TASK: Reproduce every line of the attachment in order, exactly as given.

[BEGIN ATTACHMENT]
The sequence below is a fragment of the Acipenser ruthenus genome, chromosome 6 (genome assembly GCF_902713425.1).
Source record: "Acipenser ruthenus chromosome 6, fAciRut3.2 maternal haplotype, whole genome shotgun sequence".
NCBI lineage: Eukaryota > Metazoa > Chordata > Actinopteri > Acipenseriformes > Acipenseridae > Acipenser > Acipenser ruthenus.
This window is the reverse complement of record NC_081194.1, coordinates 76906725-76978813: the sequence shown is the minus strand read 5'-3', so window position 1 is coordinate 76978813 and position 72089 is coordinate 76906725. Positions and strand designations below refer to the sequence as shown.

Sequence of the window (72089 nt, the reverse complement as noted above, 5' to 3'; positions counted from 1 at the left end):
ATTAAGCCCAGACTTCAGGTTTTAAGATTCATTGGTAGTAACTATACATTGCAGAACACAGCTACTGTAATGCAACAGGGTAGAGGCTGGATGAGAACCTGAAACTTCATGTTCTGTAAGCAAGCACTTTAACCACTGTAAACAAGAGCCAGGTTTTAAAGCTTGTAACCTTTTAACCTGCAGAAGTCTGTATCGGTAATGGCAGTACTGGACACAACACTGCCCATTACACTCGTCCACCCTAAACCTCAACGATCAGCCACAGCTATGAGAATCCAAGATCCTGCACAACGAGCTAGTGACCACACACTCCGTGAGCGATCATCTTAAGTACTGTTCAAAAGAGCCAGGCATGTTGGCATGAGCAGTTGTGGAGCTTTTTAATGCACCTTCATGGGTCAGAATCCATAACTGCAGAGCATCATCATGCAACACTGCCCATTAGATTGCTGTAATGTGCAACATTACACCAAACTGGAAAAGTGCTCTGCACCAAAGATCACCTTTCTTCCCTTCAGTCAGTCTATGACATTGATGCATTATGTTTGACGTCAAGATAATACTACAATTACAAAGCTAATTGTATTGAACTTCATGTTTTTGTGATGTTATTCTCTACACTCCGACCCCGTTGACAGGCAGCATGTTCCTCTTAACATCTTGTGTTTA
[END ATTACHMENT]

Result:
The sequence below is a fragment of the Acipenser ruthenus genome, chromosome 6 (genome assembly GCF_902713425.1).
Source record: "Acipenser ruthenus chromosome 6, fAciRut3.2 maternal haplotype, whole genome shotgun sequence".
NCBI lineage: Eukaryota > Metazoa > Chordata > Actinopteri > Acipenseriformes > Acipenseridae > Acipenser > Acipenser ruthenus.
This window is the reverse complement of record NC_081194.1, coordinates 76906725-76978813: the sequence shown is the minus strand read 5'-3', so window position 1 is coordinate 76978813 and position 72089 is coordinate 76906725. Positions and strand designations below refer to the sequence as shown.

Sequence of the window (72089 nt, the reverse complement as noted above, 5' to 3'; positions counted from 1 at the left end):
ATTAAGCCCAGACTTCAGGTTTTAAGATTCATTGGTAGTAACTATACATTGCAGAACACAGCTACTGTAATGCAACAGGGTAGAGGCTGGATGAGAACCTGAAACTTCATGTTCTGTAAGCAAGCACTTTAACCACTGTAAACAAGAGCCAGGTTTTAAAGCTTGTAACCTTTTAACCTGCAGAAGTCTGTATCGGTAATGGCAGTACTGGACACAACACTGCCCATTACACTCGTCCACCCTAAACCTCAACGATCAGCCACAGCTATGAGAATCCAAGATCCTGCACAACGAGCTAGTGACCACACACTCCGTGAGCGATCATCTTAAGTACTGTTCAAAAGAGCCAGGCATGTTGGCATGAGCAGTTGTGGAGCTTTTTAATGCACCTTCATGGGTCAGAATCCATAACTGCAGAGCATCATCATGCAACACTGCCCATTAGATTGCTGTAATGTGCAACATTACACCAAACTGGAAAAGTGCTCTGCACCAAAGATCACCTTTCTTCCCTTCAGTCAGTCTATGACATTGATGCATTATGTTTGACGTCAAGATAATACTACAATTACAAAGCTAATTGTATTGAACTTCATGTTTTTGTGATGTTATTCTCTACACTCCGACCCCGTTGACAGGCAGCATGTTCCTCTTAACATCTTGTGTTTA